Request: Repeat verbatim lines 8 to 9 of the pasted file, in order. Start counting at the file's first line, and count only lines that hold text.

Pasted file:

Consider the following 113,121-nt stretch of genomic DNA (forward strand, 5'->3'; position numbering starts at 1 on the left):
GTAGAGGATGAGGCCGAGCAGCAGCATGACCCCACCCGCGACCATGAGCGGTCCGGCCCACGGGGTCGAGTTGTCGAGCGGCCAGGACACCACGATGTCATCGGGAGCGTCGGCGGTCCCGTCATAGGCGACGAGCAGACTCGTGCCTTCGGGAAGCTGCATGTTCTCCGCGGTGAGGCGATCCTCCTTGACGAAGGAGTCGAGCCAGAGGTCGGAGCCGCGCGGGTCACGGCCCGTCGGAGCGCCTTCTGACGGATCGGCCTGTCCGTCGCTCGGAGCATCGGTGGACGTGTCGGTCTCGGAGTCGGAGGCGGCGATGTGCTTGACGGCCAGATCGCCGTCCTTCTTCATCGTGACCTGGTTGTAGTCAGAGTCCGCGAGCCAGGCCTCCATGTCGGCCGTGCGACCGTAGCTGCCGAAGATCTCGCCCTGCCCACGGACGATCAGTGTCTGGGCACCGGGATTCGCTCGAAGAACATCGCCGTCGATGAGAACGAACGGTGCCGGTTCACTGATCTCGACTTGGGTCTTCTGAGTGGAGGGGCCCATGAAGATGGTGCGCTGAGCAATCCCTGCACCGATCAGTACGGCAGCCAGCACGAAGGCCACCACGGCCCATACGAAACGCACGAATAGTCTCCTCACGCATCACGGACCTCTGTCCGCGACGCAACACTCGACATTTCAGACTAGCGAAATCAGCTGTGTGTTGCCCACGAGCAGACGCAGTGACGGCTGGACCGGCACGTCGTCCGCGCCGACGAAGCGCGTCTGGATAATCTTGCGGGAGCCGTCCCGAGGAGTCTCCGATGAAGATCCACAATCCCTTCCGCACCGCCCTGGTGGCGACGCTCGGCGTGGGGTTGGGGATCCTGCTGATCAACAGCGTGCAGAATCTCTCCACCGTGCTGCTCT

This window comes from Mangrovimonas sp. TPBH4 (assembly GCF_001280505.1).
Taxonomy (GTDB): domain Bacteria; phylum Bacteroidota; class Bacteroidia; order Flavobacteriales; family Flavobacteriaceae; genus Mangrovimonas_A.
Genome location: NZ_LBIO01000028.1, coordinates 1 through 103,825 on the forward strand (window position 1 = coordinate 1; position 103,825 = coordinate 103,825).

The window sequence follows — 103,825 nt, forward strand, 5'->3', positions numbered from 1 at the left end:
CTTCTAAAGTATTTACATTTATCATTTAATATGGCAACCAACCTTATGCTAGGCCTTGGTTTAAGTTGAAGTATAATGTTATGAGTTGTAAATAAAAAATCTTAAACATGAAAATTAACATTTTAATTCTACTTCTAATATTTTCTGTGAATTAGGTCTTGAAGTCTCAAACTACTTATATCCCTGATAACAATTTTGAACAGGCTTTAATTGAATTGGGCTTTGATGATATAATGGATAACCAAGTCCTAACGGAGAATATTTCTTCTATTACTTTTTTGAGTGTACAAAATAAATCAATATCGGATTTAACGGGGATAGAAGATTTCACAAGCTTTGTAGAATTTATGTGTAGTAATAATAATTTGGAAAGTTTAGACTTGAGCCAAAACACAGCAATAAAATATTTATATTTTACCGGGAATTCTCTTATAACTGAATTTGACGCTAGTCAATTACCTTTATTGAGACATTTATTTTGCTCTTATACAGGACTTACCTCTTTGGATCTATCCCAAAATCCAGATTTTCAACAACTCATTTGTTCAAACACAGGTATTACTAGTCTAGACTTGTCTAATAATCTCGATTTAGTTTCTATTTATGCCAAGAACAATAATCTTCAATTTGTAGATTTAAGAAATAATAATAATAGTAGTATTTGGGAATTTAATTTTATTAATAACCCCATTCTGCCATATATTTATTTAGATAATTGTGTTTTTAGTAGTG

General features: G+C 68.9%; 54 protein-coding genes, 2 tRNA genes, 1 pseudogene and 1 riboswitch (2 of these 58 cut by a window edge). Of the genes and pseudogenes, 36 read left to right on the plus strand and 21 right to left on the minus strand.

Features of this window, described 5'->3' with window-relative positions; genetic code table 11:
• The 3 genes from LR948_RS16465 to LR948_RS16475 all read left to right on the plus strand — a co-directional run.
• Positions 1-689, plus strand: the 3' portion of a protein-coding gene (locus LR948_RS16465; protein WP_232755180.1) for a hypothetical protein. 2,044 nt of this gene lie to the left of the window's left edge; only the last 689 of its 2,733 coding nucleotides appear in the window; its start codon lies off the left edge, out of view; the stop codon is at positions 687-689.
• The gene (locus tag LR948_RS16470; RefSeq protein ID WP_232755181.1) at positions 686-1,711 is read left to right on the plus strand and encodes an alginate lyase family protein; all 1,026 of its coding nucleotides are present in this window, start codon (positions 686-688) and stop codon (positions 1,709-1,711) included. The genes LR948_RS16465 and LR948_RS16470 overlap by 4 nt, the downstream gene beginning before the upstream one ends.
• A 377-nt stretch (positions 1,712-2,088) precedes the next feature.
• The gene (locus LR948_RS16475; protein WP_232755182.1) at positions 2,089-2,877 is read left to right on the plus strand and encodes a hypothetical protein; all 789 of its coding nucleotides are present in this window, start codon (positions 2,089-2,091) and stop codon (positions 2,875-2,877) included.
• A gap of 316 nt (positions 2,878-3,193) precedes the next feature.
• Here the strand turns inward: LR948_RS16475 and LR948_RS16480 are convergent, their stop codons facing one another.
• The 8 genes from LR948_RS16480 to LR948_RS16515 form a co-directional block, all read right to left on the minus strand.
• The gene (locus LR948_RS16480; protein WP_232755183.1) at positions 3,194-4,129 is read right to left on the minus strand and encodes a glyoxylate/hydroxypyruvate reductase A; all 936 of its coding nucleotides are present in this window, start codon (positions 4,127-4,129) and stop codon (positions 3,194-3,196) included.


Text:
General features: G+C 68.9%; 54 protein-coding genes, 2 tRNA genes, 1 pseudogene and 1 riboswitch (2 of these 58 cut by a window edge). Of the genes and pseudogenes, 36 read left to right on the plus strand and 21 right to left on the minus strand.

Features of this window, described 5'->3' with window-relative positions; genetic code table 11: